Transmission builder gets respect
By Marty Smith - NASCAR Online
MARTINSVILLE, Va. - Dale Earnhardt is widely known for his intimidating demeanor, but when he unveiled his trademark tactics on youngster Gordy Arbitter, it was Earnhardt who was quickly taken aback.
"Dale walked in the door and said, 'Hey, who are you,'" said Arbitter, now in his fourth season as gear specialist at Dale Earnhardt, Inc. "(Ron) Hornaday spoke up and told him I was his buddy from California, and Dale said, 'Well, what do you do?'
"I said, 'Well, not a whole lot of anything.' He goes, 'Oh really, a little bit cocky aren't you?' So, I said 'Well, I build transmissions.' He says, 'You want a job?' Just like that, I was working at Dale Earnhardt, Inc."
Cocky or not, Arbitter can build transmissions with the best of them. The California native began constructing transmissions in his father's self-owned business at age 12, and a quarter century later has evolved into one of the finest craftsmen in his trade in the entire world.
"My father has a transmission building business on the West Coast, and I've been building transmissions forever," Arbitter said. "I started building NASCAR Winston West transmissions. That's where I got my start, building stuff for those guys. They never knew where their stuff came from, they just figured they'd take it to Gordy. I got to doing that and got to liking it a little bit and figured I could always fall back on it if I couldn't do anything else. It's making me a pretty good living, so I'm pretty happy doing it."
Arbitter's tireless work ethic has Earnhardt in a 'peachy keen' mood as well. During his tenure at DEI, Arbitter has single-handedly spear headed an exponential growth in the transmission department.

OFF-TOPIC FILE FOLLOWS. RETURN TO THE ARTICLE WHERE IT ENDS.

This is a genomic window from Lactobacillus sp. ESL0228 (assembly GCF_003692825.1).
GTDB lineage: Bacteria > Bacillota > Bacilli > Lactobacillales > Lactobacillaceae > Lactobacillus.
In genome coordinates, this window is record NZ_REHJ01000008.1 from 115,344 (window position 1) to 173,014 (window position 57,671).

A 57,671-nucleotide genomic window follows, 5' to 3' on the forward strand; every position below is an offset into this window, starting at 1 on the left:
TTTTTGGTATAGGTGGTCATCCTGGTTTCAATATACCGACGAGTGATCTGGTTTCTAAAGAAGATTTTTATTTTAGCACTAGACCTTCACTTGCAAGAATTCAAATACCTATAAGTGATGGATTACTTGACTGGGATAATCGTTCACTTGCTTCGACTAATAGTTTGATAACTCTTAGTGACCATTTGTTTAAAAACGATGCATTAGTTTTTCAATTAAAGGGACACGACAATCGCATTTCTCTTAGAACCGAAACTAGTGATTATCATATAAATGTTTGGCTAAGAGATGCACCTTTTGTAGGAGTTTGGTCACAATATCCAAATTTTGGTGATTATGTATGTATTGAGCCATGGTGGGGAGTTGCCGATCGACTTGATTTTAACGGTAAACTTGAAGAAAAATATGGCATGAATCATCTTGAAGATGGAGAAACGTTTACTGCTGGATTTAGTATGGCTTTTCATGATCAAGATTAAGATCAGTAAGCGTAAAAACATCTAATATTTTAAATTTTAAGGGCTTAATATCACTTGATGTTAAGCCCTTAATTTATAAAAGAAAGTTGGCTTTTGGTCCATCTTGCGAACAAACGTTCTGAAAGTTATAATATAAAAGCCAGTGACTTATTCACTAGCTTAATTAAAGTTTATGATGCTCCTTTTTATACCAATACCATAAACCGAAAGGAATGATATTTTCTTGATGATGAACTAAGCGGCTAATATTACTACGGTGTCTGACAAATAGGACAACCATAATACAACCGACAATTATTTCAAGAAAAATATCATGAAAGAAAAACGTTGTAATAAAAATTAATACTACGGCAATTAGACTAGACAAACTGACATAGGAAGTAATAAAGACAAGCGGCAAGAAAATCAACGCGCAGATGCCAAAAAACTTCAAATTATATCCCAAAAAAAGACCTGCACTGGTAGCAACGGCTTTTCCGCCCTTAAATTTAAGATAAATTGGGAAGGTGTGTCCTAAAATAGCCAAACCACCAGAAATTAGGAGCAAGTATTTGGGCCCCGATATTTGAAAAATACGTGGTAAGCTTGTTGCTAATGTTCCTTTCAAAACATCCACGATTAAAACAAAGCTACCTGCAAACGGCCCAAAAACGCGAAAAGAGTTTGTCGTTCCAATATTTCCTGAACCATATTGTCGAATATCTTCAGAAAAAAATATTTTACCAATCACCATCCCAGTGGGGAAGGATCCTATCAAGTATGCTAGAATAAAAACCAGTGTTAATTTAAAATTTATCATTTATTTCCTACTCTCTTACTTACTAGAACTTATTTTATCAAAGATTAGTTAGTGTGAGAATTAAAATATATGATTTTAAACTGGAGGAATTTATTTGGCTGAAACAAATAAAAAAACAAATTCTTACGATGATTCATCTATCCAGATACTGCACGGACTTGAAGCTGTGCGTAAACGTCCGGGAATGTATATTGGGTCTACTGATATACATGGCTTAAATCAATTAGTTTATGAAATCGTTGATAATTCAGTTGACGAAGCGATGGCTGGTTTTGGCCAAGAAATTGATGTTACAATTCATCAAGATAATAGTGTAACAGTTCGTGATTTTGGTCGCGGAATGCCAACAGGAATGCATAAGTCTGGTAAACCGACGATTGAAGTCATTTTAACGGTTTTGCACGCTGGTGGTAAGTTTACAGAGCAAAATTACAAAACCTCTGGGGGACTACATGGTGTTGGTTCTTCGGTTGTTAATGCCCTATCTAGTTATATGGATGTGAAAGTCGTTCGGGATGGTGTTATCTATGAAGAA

"When I started here, they had a bunch of different guys doing their stuff and it was really inconsistent -- It wasn't breaking, it was just really inconsistent," Arbitter said. "They never knew what they had. So, Dale hired me and told me to maintain his stuff and take it to another level.
"When I was hired they had roughly 35 ring and pinions and seven transmissions. Now, I've built the inventory up to 390 ring and pinions and 60 transmissions in four years."
Although Arbitter had unmistakably rare talent in the realm of mechanics, he opted to try his hand at a college education after high school rather than immediately follow in his father's footsteps. Although an accomplished student in high school - he graduated with a 3.8 grade point average - Arbitter was bored with tedious schoolwork, thus, the college experience didn't quite work out.
"I graduated in '90, and just kinda hung out for the whole summer trying to decide what I wanted to do," he said. "So, I said hell, let's just give college a try. So I went to San Diego State, but that didn't work out too good. I majored in beer and minored in liquor. The party ended and it was time to go back to work. I went back to working for my Dad, but one day in '93 I decided I was gonna give racing on the East Coast a try."
So, Arbitter got in his car and drove to North Carolina, and quickly caught on with two-time ARCA champion Bill Venturini.
"I learned so much from him, we grew a lot as a team and as a family, but once his money ran out he couldn't afford to keep any help, so I decided to go work for Jerico (a transmission manufacturer)," Arbitter said.
While at Jerico, Arbitter was offered a job as a tire changer at Melling Racing. It was then that the opportunity to show his true talent unfolded.